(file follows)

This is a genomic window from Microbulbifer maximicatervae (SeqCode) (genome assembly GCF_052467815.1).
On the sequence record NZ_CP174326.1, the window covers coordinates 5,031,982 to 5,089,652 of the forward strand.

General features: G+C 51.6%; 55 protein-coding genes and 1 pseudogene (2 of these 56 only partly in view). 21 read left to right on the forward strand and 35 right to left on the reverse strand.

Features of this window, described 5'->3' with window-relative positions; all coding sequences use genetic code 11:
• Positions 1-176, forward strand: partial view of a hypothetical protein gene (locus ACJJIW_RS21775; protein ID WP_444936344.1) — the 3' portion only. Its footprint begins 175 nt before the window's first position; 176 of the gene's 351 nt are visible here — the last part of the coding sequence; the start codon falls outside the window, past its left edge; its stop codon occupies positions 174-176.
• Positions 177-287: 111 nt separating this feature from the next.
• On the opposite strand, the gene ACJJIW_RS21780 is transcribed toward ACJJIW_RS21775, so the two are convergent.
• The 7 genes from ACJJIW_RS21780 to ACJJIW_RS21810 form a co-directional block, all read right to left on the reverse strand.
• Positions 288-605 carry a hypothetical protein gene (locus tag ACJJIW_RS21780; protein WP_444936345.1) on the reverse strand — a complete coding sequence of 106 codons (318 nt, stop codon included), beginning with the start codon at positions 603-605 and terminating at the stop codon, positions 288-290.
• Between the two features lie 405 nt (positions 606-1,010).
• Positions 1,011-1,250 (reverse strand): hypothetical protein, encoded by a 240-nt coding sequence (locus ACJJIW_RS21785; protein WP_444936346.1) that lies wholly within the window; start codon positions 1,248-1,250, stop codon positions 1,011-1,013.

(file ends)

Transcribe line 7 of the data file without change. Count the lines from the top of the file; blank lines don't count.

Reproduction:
• On the opposite strand, the gene ACJJIW_RS21780 is transcribed toward ACJJIW_RS21775, so the two are convergent.